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  • Funder: UK Research and Innovation Project Code: 2874480

    Fungal communities are known to play influential roles in woodland ecosystems, yet much remains unknown about their diversity, functioning, and likely responses to environmental change. This project aims to address some of these knowledge gaps by investigating mycorrhizal fungal communities at the Birmingham Institute of Forest Research Free Air Carbon Dioxide Enrichment site (BIFoR FACE). The only facility of its kind in the northern hemisphere, BIFoR FACE is a large-scale experiment subjecting patches of mature temperate woodland to elevated CO2 levels (approx. 550 ppm) with the aim of illuminating likely effects of future increases in atmospheric CO2 on this kind of ecosystem. Though elevated CO2 levels are expected initially to enhance tree growth, it is predicted that this growth enhancement may be relatively short-lived as the availability of soil nutrients - in the northern hemisphere, primarily nitrogen - could become limiting in the longer term. A fuller appraisal of this "progressive nitrogen limitation" (PNL) hypothesis demands consideration of fungal communities as ectomycorrhizal fungi in particular can supply significant quantities of otherwise inaccessible nitrogen to their plant hosts, although the extent to which this occurs varies between different species and environmental conditions. One possible scenario with some empirical support is that under elevated CO2 trees will invest more carbon in their mycorrhizal symbionts and receive more nitrogen from these fungi in return, alleviating PNL. Conversely, experimental evidence from boreal forest ecosystems has suggested that greater allocation of carbon from trees to mycorrhizal fungi can lead to increased amounts of nitrogen being locked up in proliferating mycorrhizal biomass, rather than being transferred to tree hosts, thus exacerbating PNL. This project will use molecular techniques firstly to characterize the mycorrhizal fungal communities present in elevated- and ambient-CO2 plots at the BIFoR FACE site, determining whether differences in community composition are apparent between the two conditions. This will then form the basis for investigating possible changes in mycorrhizal nutrient acquisition and transfer under elevated CO2, whether through community compositional shifts or altered functioning under different conditions, thus connecting mycorrhizal fungal responses to elevated CO2 with their wider effects in terms of nutrient cycling and tree growth.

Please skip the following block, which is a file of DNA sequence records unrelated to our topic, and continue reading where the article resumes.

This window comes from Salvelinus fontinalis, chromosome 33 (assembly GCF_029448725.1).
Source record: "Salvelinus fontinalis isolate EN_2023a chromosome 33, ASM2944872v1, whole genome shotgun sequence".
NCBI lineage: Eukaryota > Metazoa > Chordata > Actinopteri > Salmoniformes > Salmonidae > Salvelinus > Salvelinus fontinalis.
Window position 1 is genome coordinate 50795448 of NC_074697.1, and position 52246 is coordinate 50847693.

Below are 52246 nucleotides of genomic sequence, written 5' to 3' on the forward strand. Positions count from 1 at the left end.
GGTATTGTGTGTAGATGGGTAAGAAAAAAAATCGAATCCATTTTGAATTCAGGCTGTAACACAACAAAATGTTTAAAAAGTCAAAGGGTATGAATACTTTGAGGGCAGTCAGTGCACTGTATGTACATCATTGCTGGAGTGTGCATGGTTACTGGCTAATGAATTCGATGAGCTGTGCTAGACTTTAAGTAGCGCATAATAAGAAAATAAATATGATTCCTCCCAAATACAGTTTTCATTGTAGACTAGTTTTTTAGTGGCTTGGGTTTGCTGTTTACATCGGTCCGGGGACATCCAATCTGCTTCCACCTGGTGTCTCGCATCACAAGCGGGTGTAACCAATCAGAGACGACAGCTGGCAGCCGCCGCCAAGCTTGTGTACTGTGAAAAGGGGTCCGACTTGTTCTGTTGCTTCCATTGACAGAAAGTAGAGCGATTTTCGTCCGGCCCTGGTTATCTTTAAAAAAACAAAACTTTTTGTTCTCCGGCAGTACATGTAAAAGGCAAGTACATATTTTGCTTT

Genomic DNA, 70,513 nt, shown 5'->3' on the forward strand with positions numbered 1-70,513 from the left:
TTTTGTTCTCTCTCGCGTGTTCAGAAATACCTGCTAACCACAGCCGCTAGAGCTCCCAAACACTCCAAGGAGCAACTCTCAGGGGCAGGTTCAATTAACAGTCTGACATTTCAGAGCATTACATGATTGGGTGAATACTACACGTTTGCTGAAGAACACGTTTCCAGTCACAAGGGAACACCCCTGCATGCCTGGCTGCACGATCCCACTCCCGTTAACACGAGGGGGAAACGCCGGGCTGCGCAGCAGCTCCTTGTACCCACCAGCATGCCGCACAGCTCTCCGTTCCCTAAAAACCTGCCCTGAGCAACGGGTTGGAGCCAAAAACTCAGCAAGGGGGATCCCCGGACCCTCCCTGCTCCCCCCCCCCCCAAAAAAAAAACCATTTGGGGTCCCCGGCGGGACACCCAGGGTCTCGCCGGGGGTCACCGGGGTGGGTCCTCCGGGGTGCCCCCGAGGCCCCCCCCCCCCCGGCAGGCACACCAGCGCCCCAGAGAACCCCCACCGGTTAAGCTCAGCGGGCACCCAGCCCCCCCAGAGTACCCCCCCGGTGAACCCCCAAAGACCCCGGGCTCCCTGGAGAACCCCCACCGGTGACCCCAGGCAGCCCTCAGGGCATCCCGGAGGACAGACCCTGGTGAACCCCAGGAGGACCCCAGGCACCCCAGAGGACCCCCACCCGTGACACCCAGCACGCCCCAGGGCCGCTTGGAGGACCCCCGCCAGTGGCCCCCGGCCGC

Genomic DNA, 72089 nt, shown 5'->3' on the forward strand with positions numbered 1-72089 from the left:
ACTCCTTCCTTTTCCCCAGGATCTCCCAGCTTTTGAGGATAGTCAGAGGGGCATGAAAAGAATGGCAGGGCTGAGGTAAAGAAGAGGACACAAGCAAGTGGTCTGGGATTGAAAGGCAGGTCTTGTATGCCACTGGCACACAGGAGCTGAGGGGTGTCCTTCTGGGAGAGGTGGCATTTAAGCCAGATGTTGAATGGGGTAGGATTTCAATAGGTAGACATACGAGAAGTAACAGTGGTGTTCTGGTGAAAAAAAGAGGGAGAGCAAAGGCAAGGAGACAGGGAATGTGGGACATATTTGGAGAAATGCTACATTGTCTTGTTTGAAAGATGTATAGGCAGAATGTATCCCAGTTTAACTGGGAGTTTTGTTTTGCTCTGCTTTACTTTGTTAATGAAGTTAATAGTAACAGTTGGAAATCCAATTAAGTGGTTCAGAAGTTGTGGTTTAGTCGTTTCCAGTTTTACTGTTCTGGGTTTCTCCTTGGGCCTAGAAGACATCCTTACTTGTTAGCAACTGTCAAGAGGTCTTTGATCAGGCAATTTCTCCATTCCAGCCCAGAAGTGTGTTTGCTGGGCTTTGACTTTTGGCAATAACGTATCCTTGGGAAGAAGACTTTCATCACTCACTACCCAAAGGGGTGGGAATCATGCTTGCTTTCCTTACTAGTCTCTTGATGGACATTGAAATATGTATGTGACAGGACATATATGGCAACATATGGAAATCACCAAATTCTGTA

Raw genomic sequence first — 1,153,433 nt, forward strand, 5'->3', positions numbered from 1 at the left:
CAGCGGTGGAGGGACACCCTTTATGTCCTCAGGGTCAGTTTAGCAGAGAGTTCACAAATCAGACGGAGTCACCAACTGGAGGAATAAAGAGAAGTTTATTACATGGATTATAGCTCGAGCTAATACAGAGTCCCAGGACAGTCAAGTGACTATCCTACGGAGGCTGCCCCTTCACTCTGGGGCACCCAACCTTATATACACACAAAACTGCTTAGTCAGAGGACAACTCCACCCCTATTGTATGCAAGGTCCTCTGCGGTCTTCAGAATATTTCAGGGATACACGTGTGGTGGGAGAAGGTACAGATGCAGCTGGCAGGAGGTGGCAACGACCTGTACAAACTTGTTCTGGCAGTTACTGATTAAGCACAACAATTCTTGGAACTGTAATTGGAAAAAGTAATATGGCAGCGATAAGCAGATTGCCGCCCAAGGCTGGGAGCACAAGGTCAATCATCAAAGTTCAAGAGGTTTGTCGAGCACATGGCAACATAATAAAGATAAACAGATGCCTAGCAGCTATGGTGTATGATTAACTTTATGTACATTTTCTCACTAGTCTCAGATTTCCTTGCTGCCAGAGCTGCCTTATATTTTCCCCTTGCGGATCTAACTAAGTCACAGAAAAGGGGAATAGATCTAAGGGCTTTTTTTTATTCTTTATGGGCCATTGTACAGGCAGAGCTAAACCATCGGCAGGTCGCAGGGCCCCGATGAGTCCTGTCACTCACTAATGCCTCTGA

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  • Funder: UK Research and Innovation Project Code: BBS/B/08906/2
    Funder Contribution: 25,376 GBP

    Abstracts are not currently available in GtR for all funded research. This is normally because the abstract was not required at the time of proposal submission, but may be because it included sensitive information such as personal details.

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  • Funder: UK Research and Innovation Project Code: G0700023-2/1
    Funder Contribution: 284,048 GBP

    Doctoral Training Partnerships: a range of postgraduate training is funded by the Research Councils. For information on current funding routes, see the common terminology at https://www.ukri.org/apply-for-funding/how-we-fund-studentships/. Training grants may be to one organisation or to a consortia of research organisations. This portal will show the lead organisation only.